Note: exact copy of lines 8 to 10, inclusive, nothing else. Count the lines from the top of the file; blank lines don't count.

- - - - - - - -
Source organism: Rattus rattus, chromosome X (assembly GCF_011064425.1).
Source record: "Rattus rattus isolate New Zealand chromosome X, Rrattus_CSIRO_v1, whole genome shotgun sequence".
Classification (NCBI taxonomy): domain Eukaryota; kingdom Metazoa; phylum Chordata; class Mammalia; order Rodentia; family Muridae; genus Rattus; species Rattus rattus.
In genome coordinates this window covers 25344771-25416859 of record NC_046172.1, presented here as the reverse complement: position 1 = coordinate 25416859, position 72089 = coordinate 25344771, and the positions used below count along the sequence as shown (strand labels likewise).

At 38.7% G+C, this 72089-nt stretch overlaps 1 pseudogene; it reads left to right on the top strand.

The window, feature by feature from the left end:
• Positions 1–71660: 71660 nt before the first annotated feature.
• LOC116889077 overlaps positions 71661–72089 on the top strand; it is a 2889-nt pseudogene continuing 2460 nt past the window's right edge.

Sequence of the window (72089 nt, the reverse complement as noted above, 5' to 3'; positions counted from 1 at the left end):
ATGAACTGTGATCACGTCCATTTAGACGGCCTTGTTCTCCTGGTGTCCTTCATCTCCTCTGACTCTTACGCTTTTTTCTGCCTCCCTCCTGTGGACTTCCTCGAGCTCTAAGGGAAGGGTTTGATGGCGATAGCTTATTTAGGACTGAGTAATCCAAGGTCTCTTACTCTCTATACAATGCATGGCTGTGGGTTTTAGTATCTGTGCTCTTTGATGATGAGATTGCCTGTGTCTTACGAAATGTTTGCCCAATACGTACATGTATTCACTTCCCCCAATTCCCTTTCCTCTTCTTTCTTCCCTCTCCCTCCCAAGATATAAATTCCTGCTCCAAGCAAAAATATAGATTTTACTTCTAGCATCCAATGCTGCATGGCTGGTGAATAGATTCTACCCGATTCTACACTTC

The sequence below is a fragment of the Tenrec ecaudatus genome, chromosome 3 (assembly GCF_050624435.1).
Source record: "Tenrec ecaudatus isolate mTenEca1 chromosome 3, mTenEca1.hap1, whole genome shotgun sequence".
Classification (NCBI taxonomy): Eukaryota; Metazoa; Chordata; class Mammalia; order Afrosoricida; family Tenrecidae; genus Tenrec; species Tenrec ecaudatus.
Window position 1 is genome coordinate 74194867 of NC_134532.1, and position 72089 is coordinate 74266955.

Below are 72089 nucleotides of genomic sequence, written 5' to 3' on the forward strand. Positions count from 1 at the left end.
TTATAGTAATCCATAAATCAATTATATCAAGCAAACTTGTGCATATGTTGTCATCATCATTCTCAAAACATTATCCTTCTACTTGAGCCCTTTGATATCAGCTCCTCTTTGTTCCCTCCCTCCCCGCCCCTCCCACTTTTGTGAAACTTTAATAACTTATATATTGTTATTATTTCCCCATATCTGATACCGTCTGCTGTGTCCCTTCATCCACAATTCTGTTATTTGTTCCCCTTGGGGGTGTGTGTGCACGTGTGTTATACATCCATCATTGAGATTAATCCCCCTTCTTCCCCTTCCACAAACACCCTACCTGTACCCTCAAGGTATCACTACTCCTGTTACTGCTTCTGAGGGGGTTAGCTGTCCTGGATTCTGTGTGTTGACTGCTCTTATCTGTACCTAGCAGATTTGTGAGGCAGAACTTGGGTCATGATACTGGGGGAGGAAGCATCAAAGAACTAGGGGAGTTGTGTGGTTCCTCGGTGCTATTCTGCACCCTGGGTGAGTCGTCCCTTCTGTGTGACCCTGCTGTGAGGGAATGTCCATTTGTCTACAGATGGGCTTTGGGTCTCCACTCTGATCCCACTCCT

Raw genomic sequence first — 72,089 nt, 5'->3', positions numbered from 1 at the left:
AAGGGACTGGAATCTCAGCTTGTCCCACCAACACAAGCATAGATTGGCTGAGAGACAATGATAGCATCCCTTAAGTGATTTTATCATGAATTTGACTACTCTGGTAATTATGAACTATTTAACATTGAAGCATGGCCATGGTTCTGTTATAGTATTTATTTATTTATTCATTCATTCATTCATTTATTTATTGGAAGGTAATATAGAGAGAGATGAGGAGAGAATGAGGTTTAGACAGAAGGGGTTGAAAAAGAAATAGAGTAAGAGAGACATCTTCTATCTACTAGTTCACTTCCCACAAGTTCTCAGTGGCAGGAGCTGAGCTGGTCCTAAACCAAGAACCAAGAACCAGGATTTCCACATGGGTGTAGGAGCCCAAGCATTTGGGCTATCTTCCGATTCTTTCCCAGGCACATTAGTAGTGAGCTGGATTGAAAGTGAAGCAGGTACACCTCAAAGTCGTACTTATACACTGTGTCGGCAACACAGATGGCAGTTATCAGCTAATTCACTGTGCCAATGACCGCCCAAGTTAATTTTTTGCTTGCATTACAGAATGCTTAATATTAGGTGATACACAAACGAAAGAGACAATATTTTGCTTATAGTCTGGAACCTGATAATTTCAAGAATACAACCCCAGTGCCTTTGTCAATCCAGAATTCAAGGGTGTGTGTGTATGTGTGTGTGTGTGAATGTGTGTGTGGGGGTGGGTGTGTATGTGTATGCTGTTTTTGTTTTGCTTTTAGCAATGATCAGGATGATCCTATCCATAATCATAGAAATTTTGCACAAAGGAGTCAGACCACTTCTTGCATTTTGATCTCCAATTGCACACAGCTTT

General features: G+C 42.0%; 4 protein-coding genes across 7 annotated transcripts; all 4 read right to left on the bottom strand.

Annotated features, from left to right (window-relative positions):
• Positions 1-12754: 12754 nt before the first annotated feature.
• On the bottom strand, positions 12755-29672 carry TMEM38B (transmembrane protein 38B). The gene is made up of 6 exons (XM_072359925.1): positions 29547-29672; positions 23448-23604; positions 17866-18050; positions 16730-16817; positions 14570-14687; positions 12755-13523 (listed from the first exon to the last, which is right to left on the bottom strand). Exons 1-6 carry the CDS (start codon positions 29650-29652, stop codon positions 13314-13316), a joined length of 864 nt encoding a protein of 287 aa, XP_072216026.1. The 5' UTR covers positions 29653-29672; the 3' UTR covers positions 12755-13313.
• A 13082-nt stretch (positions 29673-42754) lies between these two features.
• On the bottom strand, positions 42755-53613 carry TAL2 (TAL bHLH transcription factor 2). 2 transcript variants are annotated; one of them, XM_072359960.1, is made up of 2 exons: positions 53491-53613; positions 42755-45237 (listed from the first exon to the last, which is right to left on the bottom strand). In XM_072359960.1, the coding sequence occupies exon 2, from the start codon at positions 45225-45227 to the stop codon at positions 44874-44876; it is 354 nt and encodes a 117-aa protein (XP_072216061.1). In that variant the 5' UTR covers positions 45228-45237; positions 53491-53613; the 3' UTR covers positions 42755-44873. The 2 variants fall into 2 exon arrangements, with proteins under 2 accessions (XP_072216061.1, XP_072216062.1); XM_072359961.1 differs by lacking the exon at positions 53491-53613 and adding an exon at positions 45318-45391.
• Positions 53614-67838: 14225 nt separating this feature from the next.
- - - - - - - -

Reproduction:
• LOC116889077 overlaps positions 71661–72089 on the top strand; it is a 2889-nt pseudogene continuing 2460 nt past the window's right edge.

Sequence of the window (72089 nt, the reverse complement as noted above, 5' to 3'; positions counted from 1 at the left end):
ATGAACTGTGATCACGTCCATTTAGACGGCCTTGTTCTCCTGGTGTCCTTCATCTCCTCTGACTCTTACGCTTTTTTCTGCCTCCCTCCTGTGGACTTCCTCGAGCTCTAAGGGAAGGGTTTGATGGCGATAGCTTATTTAGGACTGAGTAATCCAAGGTCTCTTACTCTCTATACAATGCATGGCTGTGGGTTTTAGTATCTGTGCTCTTTGATGATGAGATTGCCTGTGTCTTACGAAATGTTTGCCCAATACGTACATGTATTCACTTCCCCCAATTCCCTTTCCTCTTCTTTCTTCCCTCTCCCTCCCAAGATATAAATTCCTGCTCCAAGCAAAAATATAGATTTTACTTCTAGCATCCAATGCTGCATGGCTGGTGAATAGATTCTACCCGATTCTACACTTC